There are several opinions floating around as to what a writer must first do before he becomes accomplished at the art of writing.

One opinion is that he must practice for 10,000 hours before he can be called an expert. This theory was put forward by Malcolm Gladwell in his book Outliers, in which he basically states that any prodigy, genius or auteur has to first put in 10,000 hours of labor before he can be considered a master of his craft.

A second theory (attributed to Marion Zimmer Bradley) is that the first million words you write will be crap. Stephen King also said that everybody has ten awful novels inside them that they have to choke out first before they manage to write something decent.

So let’s do a little math, and see how much work it would take for somebody (i.e. me) to become an expert author in a year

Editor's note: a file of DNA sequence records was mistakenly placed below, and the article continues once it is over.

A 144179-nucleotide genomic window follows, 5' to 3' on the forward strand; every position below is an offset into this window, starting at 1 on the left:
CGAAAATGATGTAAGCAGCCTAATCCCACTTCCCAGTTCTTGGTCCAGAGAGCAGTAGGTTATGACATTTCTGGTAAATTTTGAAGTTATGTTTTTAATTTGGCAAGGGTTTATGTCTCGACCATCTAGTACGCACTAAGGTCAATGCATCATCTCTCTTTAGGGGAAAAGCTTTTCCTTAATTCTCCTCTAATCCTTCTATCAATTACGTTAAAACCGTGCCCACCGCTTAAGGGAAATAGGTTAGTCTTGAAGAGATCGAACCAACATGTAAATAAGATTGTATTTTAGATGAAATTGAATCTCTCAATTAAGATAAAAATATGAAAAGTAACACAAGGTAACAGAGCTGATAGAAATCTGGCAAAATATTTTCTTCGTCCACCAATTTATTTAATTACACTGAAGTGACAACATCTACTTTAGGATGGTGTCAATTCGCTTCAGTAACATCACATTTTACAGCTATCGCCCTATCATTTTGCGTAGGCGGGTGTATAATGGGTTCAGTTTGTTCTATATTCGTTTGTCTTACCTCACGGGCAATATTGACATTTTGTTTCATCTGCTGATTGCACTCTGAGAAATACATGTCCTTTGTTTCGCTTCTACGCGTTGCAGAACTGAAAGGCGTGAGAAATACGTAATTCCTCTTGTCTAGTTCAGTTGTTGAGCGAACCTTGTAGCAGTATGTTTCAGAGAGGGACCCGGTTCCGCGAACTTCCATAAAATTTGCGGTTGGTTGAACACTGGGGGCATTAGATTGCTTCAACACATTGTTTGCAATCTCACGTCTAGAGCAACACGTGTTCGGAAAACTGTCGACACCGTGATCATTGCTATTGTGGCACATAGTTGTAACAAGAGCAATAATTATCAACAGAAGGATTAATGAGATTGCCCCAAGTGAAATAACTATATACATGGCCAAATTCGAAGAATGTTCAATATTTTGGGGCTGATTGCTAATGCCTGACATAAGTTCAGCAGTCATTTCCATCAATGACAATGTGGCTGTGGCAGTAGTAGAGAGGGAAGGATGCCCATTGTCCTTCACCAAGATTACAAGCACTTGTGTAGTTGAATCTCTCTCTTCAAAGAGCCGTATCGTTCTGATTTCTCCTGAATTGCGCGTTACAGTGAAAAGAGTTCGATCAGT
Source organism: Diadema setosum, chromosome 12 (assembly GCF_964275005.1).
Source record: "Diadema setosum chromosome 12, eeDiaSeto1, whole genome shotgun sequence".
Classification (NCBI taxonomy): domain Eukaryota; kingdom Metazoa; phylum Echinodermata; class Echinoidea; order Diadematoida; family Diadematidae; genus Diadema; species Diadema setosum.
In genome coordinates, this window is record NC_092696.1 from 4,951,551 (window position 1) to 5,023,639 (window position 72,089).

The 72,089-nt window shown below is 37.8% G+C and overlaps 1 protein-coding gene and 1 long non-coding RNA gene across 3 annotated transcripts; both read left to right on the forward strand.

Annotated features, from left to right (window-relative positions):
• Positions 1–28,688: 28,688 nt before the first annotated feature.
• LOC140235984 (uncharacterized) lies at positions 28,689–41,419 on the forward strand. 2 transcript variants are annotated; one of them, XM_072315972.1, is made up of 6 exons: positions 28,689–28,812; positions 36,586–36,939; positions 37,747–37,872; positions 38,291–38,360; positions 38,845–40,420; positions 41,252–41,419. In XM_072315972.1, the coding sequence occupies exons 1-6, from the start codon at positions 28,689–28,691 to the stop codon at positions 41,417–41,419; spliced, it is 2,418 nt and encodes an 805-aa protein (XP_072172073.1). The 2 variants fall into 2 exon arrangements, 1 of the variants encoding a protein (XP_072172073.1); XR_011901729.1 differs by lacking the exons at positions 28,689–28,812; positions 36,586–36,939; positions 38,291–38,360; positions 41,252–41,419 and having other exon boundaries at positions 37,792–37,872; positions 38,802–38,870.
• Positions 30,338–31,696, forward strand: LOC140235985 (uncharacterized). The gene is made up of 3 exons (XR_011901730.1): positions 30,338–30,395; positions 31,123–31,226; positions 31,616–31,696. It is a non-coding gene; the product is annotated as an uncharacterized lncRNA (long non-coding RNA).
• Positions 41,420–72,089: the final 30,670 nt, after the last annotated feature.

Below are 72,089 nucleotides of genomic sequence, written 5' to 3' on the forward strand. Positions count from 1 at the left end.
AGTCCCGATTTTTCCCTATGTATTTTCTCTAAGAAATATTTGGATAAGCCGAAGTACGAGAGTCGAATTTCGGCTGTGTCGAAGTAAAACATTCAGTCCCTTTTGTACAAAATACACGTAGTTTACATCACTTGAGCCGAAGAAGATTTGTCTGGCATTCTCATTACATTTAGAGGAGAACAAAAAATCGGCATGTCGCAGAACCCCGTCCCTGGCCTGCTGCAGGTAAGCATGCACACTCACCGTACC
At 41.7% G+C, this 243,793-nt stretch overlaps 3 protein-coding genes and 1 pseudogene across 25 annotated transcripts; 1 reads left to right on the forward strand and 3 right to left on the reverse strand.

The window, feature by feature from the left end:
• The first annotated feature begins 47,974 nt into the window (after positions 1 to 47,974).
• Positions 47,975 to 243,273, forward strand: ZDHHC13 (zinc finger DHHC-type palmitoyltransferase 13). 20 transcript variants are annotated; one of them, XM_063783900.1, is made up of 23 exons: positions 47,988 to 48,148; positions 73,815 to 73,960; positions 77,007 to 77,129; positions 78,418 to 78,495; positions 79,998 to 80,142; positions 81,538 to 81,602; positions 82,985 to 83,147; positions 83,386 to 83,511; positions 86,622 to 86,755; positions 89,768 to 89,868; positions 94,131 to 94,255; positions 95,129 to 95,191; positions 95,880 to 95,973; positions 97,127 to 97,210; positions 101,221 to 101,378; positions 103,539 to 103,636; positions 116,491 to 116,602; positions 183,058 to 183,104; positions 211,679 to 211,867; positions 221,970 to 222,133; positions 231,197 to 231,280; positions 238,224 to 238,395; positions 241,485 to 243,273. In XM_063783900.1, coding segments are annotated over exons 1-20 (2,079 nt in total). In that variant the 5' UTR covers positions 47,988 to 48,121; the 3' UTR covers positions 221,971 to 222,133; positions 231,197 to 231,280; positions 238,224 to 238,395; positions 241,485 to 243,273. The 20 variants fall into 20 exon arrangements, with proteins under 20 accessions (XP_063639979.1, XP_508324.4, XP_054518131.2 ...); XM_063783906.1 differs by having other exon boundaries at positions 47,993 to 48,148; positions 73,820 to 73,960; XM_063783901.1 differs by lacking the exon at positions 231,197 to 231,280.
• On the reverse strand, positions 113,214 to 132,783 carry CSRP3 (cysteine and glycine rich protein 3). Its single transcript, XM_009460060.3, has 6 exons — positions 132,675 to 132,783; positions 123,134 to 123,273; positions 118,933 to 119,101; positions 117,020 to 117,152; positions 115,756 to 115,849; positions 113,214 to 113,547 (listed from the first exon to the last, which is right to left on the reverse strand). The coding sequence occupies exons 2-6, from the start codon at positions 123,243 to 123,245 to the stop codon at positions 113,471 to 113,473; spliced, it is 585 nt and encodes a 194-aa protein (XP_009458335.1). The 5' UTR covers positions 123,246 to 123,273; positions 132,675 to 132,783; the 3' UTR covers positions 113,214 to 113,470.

1,000,000 words / 12 months = 83,333 words/month. That’s a novel / month.
10,000 hours / 365 days =  27 hours / day spent writing.

Clearly only one of those is possible.

So my thought, my question, my ridiculous pondering: what if I were to declare 2011 the year of my first million crap words?

This is slightly off because I’m in the process of writing my fourth novel, putting me at 280,000 words already (not to count all the other miscellaneous writing I’ve done thus far), but still, the point stands, and the challenge has a certain poetic madness to it if one comes at it clean, divested of all previous accomplishments.

83,333 words / month.
2,740 words / day

It takes me about three hours to write about 3,000 words (I think, I’ve not timed myself). That would come out to about 1,000 hours spent writing for the year.

I don’t know. I could register a website along the lines of and post each day’s writing as it is written. Have a tab for each month, for each novel.

This idea is sufficiently ridiculous that I am seriously considering it. After all, I’ve managed to write consistently at 7,000 words / day in the past. How hard could it be to write 2,740 every day for a year?

Surely that wouldn’t be so hard.